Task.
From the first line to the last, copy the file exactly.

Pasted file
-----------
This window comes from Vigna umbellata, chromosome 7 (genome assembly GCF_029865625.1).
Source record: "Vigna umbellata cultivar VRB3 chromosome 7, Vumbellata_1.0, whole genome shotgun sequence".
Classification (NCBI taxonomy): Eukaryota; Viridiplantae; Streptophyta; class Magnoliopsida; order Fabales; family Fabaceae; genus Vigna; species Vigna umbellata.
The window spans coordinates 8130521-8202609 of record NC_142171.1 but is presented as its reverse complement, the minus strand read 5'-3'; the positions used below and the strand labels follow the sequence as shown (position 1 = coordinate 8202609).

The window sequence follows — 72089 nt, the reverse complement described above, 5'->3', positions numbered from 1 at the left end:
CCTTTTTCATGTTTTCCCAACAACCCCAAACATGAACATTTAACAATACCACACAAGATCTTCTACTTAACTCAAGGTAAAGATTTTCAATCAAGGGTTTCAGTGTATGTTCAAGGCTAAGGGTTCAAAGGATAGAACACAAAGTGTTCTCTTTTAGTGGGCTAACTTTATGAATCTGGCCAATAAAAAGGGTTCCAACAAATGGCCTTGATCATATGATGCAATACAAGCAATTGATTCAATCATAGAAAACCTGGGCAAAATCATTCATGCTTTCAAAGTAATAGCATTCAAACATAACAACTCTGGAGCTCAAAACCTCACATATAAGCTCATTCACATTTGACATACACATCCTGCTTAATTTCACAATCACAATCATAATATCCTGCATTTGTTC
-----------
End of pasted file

This window comes from Vigna umbellata, chromosome 7 (genome assembly GCF_029865625.1).
Source record: "Vigna umbellata cultivar VRB3 chromosome 7, Vumbellata_1.0, whole genome shotgun sequence".
Classification (NCBI taxonomy): Eukaryota; Viridiplantae; Streptophyta; class Magnoliopsida; order Fabales; family Fabaceae; genus Vigna; species Vigna umbellata.
The window spans coordinates 8130521-8202609 of record NC_142171.1 but is presented as its reverse complement, the minus strand read 5'-3'; the positions used below and the strand labels follow the sequence as shown (position 1 = coordinate 8202609).

The window sequence follows — 72089 nt, the reverse complement described above, 5'->3', positions numbered from 1 at the left end:
CCTTTTTCATGTTTTCCCAACAACCCCAAACATGAACATTTAACAATACCACACAAGATCTTCTACTTAACTCAAGGTAAAGATTTTCAATCAAGGGTTTCAGTGTATGTTCAAGGCTAAGGGTTCAAAGGATAGAACACAAAGTGTTCTCTTTTAGTGGGCTAACTTTATGAATCTGGCCAATAAAAAGGGTTCCAACAAATGGCCTTGATCATATGATGCAATACAAGCAATTGATTCAATCATAGAAAACCTGGGCAAAATCATTCATGCTTTCAAAGTAATAGCATTCAAACATAACAACTCTGGAGCTCAAAACCTCACATATAAGCTCATTCACATTTGACATACACATCCTGCTTAATTTCACAATCACAATCATAATATCCTGCATTTGTTC